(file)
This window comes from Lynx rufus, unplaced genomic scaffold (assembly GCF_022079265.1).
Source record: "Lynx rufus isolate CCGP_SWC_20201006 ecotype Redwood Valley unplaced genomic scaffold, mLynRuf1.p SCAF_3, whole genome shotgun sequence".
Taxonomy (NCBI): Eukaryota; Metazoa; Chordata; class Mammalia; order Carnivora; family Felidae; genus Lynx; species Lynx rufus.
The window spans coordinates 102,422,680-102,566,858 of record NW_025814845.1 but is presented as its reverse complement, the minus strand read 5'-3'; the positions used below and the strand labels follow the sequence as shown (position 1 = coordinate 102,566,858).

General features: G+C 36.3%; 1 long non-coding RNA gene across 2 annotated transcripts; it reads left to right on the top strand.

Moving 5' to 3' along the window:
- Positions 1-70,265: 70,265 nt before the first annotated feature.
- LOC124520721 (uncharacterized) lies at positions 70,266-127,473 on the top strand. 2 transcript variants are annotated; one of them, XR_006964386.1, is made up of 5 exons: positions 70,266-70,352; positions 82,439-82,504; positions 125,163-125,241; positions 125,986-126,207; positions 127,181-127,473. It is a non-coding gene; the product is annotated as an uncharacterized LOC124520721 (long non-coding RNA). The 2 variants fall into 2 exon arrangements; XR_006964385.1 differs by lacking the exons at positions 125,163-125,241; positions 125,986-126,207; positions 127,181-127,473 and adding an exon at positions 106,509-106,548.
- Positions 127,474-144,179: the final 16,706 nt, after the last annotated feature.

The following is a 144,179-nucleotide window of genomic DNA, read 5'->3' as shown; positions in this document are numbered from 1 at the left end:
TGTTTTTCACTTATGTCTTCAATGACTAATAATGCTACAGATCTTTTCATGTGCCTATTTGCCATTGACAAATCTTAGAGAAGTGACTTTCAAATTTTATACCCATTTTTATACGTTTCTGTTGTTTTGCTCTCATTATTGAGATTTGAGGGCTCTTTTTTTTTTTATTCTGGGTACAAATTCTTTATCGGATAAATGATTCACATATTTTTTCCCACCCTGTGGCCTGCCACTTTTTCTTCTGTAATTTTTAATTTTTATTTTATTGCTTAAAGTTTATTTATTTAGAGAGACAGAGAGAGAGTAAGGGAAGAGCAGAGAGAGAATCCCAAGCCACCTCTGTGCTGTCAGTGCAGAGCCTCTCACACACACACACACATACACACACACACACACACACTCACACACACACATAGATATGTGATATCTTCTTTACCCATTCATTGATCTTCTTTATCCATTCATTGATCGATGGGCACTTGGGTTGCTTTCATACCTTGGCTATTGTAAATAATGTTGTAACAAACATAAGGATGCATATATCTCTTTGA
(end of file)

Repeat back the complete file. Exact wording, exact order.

This window comes from Lynx rufus, unplaced genomic scaffold (assembly GCF_022079265.1).
Source record: "Lynx rufus isolate CCGP_SWC_20201006 ecotype Redwood Valley unplaced genomic scaffold, mLynRuf1.p SCAF_3, whole genome shotgun sequence".
Taxonomy (NCBI): Eukaryota; Metazoa; Chordata; class Mammalia; order Carnivora; family Felidae; genus Lynx; species Lynx rufus.
The window spans coordinates 102,422,680-102,566,858 of record NW_025814845.1 but is presented as its reverse complement, the minus strand read 5'-3'; the positions used below and the strand labels follow the sequence as shown (position 1 = coordinate 102,566,858).

General features: G+C 36.3%; 1 long non-coding RNA gene across 2 annotated transcripts; it reads left to right on the top strand.

Moving 5' to 3' along the window:
- Positions 1-70,265: 70,265 nt before the first annotated feature.
- LOC124520721 (uncharacterized) lies at positions 70,266-127,473 on the top strand. 2 transcript variants are annotated; one of them, XR_006964386.1, is made up of 5 exons: positions 70,266-70,352; positions 82,439-82,504; positions 125,163-125,241; positions 125,986-126,207; positions 127,181-127,473. It is a non-coding gene; the product is annotated as an uncharacterized LOC124520721 (long non-coding RNA). The 2 variants fall into 2 exon arrangements; XR_006964385.1 differs by lacking the exons at positions 125,163-125,241; positions 125,986-126,207; positions 127,181-127,473 and adding an exon at positions 106,509-106,548.
- Positions 127,474-144,179: the final 16,706 nt, after the last annotated feature.

The following is a 144,179-nucleotide window of genomic DNA, read 5'->3' as shown; positions in this document are numbered from 1 at the left end:
TGTTTTTCACTTATGTCTTCAATGACTAATAATGCTACAGATCTTTTCATGTGCCTATTTGCCATTGACAAATCTTAGAGAAGTGACTTTCAAATTTTATACCCATTTTTATACGTTTCTGTTGTTTTGCTCTCATTATTGAGATTTGAGGGCTCTTTTTTTTTTTATTCTGGGTACAAATTCTTTATCGGATAAATGATTCACATATTTTTTCCCACCCTGTGGCCTGCCACTTTTTCTTCTGTAATTTTTAATTTTTATTTTATTGCTTAAAGTTTATTTATTTAGAGAGACAGAGAGAGAGTAAGGGAAGAGCAGAGAGAGAATCCCAAGCCACCTCTGTGCTGTCAGTGCAGAGCCTCTCACACACACACACACATACACACACACACACACACACTCACACACACACATAGATATGTGATATCTTCTTTACCCATTCATTGATCTTCTTTATCCATTCATTGATCGATGGGCACTTGGGTTGCTTTCATACCTTGGCTATTGTAAATAATGTTGTAACAAACATAAGGATGCATATATCTCTTTGA